We were recently asked by the Nature Conservation Council of NSW (NCC) to examine the financial and budgetary drivers behind the Victorian Government’s decision to accelerate the closure of its [...]
Poor decisions will be costly, with the effects locked in for the long-term. So it’s important to base decisions on strong economics, where outcomes and benefits are properly measured and considered.
Government and utilities are increasingly aware that climate change, a growing population and increasing interdependencies between infrastructure systems will place increasing pressure on infrastructure as a whole. This is particularly relevant for essential community services such as urban water infrastructure.
Particularly for place-based policies and investments that involve large and irreversible investments with long asset lives, it is important to ensure that these assets and systems can maintain their essential functions no matter the changes that occur around them. These systems must be resilient.
Failure to adequately address infrastructure resilience puts existing and future assets at risk and may impose significant economic and social costs on the community. Government and decision makers need flexible and resilient policy, regulatory and investment strategies that can anticipate or identify when change occurs and provide the opportunity to respond advantageously to prevailing conditions. However, traditional investment decision-making frameworks often frame investments as one-off decisions, and do not countenance changes to the original project plan even if new information arises.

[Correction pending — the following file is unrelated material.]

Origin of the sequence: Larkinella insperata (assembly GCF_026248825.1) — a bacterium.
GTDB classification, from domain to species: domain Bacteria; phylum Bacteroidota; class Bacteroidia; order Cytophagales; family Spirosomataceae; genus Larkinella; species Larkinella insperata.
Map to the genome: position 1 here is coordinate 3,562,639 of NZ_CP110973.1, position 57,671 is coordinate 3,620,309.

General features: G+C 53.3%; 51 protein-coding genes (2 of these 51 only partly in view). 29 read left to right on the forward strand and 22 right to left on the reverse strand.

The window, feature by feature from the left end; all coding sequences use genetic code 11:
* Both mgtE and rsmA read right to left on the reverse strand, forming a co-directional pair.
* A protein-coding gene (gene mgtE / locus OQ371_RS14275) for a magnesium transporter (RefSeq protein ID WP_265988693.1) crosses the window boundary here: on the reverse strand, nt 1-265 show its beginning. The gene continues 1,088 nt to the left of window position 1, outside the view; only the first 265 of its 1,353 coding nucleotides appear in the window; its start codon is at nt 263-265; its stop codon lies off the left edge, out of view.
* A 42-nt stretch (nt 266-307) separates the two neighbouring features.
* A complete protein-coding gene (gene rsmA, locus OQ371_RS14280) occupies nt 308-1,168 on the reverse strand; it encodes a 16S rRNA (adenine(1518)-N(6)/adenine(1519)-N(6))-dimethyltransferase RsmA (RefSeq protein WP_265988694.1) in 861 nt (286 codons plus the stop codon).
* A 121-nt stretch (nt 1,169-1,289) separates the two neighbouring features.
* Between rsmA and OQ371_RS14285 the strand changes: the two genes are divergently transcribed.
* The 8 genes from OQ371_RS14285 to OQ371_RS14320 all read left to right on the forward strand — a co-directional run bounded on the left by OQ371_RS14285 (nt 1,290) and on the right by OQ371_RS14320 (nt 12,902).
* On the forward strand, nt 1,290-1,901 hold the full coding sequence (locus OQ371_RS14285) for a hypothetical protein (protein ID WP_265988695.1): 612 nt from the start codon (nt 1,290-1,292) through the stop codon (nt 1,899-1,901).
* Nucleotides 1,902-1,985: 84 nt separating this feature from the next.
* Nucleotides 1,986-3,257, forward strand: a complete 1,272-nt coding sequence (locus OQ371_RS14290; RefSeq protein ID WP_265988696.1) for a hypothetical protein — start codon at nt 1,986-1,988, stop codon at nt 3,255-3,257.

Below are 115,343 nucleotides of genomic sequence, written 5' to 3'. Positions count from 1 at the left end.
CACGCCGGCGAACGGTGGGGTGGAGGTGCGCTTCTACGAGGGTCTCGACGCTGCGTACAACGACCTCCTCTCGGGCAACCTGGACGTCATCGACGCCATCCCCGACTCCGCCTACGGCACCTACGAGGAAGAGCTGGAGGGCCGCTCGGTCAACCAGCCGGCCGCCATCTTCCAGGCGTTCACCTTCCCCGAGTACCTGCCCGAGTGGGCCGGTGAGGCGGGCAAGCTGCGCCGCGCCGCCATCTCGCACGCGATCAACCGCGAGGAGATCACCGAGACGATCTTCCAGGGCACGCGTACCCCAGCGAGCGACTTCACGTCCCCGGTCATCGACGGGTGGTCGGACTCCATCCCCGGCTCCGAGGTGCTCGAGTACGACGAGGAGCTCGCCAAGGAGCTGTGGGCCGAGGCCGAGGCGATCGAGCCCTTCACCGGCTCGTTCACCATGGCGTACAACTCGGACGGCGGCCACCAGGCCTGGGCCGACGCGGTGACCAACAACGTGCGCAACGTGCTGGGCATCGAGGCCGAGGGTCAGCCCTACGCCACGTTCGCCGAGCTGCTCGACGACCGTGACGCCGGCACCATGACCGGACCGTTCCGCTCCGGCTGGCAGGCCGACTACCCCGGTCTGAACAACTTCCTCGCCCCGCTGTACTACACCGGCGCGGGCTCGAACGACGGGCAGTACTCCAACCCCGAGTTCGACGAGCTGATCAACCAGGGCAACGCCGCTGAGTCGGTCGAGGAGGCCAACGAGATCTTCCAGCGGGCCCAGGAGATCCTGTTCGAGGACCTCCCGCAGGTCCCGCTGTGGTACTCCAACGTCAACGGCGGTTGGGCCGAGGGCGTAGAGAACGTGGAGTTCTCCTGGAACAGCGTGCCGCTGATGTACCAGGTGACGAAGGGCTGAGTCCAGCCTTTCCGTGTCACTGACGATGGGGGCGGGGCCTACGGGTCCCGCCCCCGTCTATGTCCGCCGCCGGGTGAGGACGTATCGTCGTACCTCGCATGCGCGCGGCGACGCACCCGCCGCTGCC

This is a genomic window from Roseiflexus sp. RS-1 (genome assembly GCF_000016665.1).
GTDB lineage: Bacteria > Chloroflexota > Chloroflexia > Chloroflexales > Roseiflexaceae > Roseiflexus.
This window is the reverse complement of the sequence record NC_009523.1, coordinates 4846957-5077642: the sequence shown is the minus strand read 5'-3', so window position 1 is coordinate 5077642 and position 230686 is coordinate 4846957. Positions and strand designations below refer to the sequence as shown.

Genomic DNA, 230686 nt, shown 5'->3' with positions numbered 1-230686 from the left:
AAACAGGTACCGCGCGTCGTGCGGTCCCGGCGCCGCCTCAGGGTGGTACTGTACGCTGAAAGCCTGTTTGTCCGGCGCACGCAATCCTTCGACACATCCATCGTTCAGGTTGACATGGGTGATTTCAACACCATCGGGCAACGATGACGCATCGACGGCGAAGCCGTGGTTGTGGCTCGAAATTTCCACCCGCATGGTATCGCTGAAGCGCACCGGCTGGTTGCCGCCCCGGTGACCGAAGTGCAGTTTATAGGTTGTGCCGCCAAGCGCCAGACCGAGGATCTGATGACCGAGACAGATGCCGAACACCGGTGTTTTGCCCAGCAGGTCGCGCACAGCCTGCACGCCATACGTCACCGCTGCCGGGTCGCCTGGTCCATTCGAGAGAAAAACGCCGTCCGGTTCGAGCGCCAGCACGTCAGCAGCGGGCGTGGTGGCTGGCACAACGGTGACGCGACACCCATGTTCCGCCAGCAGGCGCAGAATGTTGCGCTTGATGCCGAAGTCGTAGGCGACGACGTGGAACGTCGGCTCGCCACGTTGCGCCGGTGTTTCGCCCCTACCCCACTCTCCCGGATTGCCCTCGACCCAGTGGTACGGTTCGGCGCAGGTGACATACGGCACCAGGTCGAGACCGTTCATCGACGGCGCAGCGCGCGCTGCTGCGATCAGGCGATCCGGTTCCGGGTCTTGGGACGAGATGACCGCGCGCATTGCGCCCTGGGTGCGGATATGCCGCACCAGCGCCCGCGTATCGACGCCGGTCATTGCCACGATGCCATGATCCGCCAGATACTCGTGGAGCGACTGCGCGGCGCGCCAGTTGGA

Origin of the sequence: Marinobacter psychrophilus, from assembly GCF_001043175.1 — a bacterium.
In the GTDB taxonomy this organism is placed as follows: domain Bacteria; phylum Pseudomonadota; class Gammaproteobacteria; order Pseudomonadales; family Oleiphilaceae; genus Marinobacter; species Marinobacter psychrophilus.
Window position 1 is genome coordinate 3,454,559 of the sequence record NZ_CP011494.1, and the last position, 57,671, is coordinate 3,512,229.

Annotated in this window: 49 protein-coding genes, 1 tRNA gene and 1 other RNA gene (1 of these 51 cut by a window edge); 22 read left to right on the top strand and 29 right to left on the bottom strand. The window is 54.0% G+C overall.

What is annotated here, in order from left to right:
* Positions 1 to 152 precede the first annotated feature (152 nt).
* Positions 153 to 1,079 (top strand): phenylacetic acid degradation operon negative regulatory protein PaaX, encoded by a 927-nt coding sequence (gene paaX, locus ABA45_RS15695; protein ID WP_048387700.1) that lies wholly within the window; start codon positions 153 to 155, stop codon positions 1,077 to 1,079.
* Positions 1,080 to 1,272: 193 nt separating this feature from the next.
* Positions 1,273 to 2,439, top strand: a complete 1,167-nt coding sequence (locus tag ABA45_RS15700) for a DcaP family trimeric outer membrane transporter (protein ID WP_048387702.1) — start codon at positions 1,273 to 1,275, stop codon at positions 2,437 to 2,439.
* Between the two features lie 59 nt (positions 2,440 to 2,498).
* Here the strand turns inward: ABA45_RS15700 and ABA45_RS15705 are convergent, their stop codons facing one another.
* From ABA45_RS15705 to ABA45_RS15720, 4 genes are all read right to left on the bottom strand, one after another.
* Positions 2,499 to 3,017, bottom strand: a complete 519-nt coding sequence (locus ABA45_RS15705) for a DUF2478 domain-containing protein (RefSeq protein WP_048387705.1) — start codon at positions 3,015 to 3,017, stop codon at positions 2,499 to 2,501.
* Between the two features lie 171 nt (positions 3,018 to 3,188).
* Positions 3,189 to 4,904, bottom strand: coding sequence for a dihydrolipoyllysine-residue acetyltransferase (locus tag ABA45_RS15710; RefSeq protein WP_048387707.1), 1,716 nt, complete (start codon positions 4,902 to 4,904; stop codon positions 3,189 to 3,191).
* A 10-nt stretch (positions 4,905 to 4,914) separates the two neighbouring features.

More complex forms of economic analysis, such as real-options analysis enables decision makers to consider how risks and uncertainties can impact the value to the community of an investment and to identify which investment may be most resilient to risks going forward.
Integrating climate change and natural hazard resilience into infrastructure planning
Aware that risks such as climate change and interdependencies between infrastructure systems will place pressure on the State’s infrastructure, the NSW Government wanted to embed consideration of resilience into decision making.
The government engaged Frontier Economics to develop guidelines to integrate climate change and natural hazard resilience into infrastructure planning and decision making. These guidelines relate to existing government processes, such as business cases, and provide practical steps that should be taken to embed resilience into this process. This includes identifying natural hazard resilience risks early in infrastructure planning and systematically appraising and evaluating risk and uncertainty in decision making.
Read more from Frontier Economics on Resilience